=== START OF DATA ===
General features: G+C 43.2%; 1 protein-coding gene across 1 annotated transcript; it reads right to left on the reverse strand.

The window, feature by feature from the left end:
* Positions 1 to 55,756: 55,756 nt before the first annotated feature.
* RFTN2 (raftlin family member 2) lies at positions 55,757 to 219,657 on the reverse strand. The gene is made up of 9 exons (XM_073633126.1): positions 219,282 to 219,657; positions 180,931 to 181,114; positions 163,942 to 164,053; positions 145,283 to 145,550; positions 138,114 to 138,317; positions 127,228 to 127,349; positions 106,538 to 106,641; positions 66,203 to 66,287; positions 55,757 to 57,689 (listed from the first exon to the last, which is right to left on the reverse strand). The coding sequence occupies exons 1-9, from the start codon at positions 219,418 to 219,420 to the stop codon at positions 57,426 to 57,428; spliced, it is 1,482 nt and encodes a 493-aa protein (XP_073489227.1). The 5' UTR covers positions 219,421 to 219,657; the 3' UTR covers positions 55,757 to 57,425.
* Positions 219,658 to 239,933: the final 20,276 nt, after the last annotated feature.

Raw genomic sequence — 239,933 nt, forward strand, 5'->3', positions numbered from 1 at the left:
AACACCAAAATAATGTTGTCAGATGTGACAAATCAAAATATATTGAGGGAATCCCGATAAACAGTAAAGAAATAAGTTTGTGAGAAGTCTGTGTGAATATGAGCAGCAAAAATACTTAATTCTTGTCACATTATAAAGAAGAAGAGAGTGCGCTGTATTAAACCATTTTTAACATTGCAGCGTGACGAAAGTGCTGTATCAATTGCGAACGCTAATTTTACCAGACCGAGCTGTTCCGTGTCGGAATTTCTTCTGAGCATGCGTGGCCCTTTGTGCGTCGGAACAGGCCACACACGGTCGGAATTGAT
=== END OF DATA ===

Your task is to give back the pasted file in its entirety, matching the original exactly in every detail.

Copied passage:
General features: G+C 43.2%; 1 protein-coding gene across 1 annotated transcript; it reads right to left on the reverse strand.

The window, feature by feature from the left end:
* Positions 1 to 55,756: 55,756 nt before the first annotated feature.
* RFTN2 (raftlin family member 2) lies at positions 55,757 to 219,657 on the reverse strand. The gene is made up of 9 exons (XM_073633126.1): positions 219,282 to 219,657; positions 180,931 to 181,114; positions 163,942 to 164,053; positions 145,283 to 145,550; positions 138,114 to 138,317; positions 127,228 to 127,349; positions 106,538 to 106,641; positions 66,203 to 66,287; positions 55,757 to 57,689 (listed from the first exon to the last, which is right to left on the reverse strand). The coding sequence occupies exons 1-9, from the start codon at positions 219,418 to 219,420 to the stop codon at positions 57,426 to 57,428; spliced, it is 1,482 nt and encodes a 493-aa protein (XP_073489227.1). The 5' UTR covers positions 219,421 to 219,657; the 3' UTR covers positions 55,757 to 57,425.
* Positions 219,658 to 239,933: the final 20,276 nt, after the last annotated feature.

Raw genomic sequence — 239,933 nt, forward strand, 5'->3', positions numbered from 1 at the left:
AACACCAAAATAATGTTGTCAGATGTGACAAATCAAAATATATTGAGGGAATCCCGATAAACAGTAAAGAAATAAGTTTGTGAGAAGTCTGTGTGAATATGAGCAGCAAAAATACTTAATTCTTGTCACATTATAAAGAAGAAGAGAGTGCGCTGTATTAAACCATTTTTAACATTGCAGCGTGACGAAAGTGCTGTATCAATTGCGAACGCTAATTTTACCAGACCGAGCTGTTCCGTGTCGGAATTTCTTCTGAGCATGCGTGGCCCTTTGTGCGTCGGAACAGGCCACACACGGTCGGAATTGAT